A couple of weeks ago, I got the chance to hear Brian Houston – founder and principal pastor of Hillsong Church in Sydney, Australia – speak at the Hillsong Buenos Aires branch that has become our home church here. I’ve loved Hillsong’s music and mission for years, so it was incredibly exciting to hear him speak – and then something funny happened. When he took the stage, his Australian accent was so thick coming through the PA system that sometimes, it was easier to understand Chris’ translating in Spanish than Brian speaking in English! We all looked at each other in disbelief, and kept cracking up about it all the way home. But listening to that sermon in two languages made me think about all the other ways my brain jumps from one to the other, and how far I’ve come in my ability to balance both since I’ve been here.
The place was PACKED – this was pretty much the best view I got of Brian. Still an incredible message and a fantastic opportunity to hear him speak!
Something you should know about me: my mind is constantly juggling five or six thoughts at once. They might cross paths peacefully, or they might collide, and sparks fly as they fight one another for my undivided attention – something I’m beginning to think doesn’t even exist. Sometimes it’s distracting, like in the middle of a conversation, and focus is something to work on, but sometimes it’s useful, like for writing papers or thinking ahead. I’ve gotten used to the idea of my mind as a computer’s internet browser, cluttered with tabs opened all at once. I just never knew that those tabs had the capacity to run in different languages at the same time.
That’s the fascinating thing about my experience abroad for liberal arts language studies – I’m never wholly immersed in one language or the other. Maybe the experience would be enhanced, more effective, if I was – but I don’t necessarily think so. All of my classes are in Spanish, but I still get to a certain point where I need to process some of the more complex information in English to really learn. When I leave the house, I’m usually listening to music in English, but the second I walk out the door, a part of my brain shifts to Spanish. I’ve discovered it’s possible to hear both Taylor Swift in my earbuds and the couple talking next to me on the colectivo at the same time, and understand both. I can place my order with the waiter in a café at the same time that I type a quick text back to my mom. It’s not so much that I’ve gotten good at translating – it’s just that I’ve had one foot in both worlds for so long now that I’ve become capable of linguistic multitasking, I can process both simultaneously. Thinking about what I’d like to do with my abilities in Spanish moving forward, this makes perfect sense. If I’m teaching language in a secondary school, I will constantly have to be speaking both languages to transfer my students’ understanding from one to the other. So I can’t complain – I’m literally practicing everyday what I’ll be doing as a teacher.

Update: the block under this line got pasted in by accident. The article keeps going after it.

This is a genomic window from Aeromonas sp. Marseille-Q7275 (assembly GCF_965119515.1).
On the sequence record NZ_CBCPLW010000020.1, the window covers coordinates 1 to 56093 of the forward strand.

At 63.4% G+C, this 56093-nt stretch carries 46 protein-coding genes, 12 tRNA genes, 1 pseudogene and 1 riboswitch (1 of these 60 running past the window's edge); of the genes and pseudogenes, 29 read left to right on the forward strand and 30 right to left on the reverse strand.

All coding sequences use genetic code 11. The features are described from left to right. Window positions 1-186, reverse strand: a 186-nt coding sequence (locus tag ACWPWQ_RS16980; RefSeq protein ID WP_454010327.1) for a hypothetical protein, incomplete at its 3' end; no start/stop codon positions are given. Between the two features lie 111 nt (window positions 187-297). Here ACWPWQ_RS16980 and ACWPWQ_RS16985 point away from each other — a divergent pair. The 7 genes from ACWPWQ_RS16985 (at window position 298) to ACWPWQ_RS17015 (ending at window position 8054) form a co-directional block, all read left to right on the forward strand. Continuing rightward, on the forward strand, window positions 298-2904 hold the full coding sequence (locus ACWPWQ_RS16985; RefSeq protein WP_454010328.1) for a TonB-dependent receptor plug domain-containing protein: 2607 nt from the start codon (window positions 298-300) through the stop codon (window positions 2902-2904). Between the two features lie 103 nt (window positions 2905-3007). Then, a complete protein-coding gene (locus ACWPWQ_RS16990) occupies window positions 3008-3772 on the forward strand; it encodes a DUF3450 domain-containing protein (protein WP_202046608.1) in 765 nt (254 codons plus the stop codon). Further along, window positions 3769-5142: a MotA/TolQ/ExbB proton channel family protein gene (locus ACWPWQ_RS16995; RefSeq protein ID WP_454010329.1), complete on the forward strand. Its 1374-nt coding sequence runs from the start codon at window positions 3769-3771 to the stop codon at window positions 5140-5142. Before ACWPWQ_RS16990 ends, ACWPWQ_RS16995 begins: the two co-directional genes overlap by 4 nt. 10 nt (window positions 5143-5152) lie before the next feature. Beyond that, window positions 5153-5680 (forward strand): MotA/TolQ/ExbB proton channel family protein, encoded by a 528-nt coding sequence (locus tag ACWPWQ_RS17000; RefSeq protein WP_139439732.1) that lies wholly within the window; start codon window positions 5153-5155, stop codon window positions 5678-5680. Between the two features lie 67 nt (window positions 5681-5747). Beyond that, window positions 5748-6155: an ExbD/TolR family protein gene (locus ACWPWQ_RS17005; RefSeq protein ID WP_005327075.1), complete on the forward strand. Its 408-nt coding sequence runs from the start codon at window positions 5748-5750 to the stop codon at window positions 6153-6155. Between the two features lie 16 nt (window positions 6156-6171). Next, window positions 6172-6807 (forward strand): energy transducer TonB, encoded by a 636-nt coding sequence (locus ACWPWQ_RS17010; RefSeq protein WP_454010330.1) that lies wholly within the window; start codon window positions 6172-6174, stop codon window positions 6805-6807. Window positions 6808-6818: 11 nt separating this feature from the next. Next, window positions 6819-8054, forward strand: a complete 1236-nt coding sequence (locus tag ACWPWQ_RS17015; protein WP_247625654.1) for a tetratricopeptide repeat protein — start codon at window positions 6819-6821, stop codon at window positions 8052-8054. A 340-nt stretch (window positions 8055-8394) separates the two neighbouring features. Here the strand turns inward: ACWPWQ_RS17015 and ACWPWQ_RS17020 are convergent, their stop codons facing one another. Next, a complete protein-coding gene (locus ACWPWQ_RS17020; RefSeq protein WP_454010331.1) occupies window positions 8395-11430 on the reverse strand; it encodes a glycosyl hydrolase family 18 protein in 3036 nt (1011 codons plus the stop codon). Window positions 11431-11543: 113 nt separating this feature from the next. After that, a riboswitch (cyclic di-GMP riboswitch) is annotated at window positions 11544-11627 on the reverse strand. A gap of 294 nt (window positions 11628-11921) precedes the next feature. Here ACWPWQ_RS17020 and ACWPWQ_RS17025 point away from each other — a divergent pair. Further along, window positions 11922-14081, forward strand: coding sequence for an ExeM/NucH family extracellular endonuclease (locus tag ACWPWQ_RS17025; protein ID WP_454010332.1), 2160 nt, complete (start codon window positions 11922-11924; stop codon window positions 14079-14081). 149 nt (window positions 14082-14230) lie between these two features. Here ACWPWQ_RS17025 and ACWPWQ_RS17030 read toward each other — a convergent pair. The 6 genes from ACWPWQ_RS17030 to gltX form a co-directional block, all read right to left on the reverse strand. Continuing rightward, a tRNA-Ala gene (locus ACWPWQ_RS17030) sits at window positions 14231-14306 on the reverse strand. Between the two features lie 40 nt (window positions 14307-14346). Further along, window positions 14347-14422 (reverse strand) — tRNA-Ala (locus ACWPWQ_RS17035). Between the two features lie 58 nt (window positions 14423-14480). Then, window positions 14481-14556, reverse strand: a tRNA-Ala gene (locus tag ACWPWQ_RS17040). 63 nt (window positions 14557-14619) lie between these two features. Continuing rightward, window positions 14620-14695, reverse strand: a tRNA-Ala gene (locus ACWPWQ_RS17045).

But thinking in two languages has its challenges: I find I’ve settled into a habit. My stream of consciousness is a mix, darting back and forth between one and the other in the same breath, with misplaced words and haphazard sentences. Anytime I buy anything here, the transaction takes place in Spanish. When I grab breakfast at the Miami airport during my layover on the way home next month, what language my words will come out in, I have no idea. Those little phrases that I use walking down the street – gracias, chau, permiso, perdon, dale – they’re going to make an out-of-place appearance my first month back in the States, more than a few times. A world where everyone speaks English will probably scramble my brain for a bit. But the familiar always has its advantages: speaking Spanish is always hardest for me first thing in the morning, while I’m still half awake, unfortunately for my poor host parents. Sometimes when I wake up, it takes some extra energy to get me out of bed, knowing that I’ll have to push reset on the connection between thinking and speaking as soon as I open my door. I’m sure I’ll be astonished the first time I mumble some jumbled mess of good morning at my roommate only to have her respond without blinking an eye. Being understood on the first try, or with my mouth full, or when I’m looking the other direction, or when my pronunciation is off, is something I’ll never take for granted again.
There’s another part of going home that makes me nervous, even though I brushed off my advisor’s concern back in March. I’m finishing my Spanish minor here out of necessity – two majors and a minor and graduating on time, oh my – so the question becomes not, what happens when I’m no longer speaking Spanish daily, but rather – what happens when I’m not speaking Spanish at all? How quickly will I lose the command I’ve gained here over the language?
The Vanderbilt Spanish department sends me weekly emails during the school year about events and workshops on campus – I’ll admit I’ve ignored them in the past, but that’s about to change. The Spanish department also sponsors a service organization and for the first time, I filled out their fall interest survey and plan to participate somehow. I have some books in Spanish. I know some songs in Spanish. I have quite a few friends who also speak Spanish. The intentionality behind it just changes – it becomes my responsibility to find ways to learn the language I’ve grown to love. And that makes me appreciate these last four weeks here even more than I already do – because I’ll kind of miss living in two languages.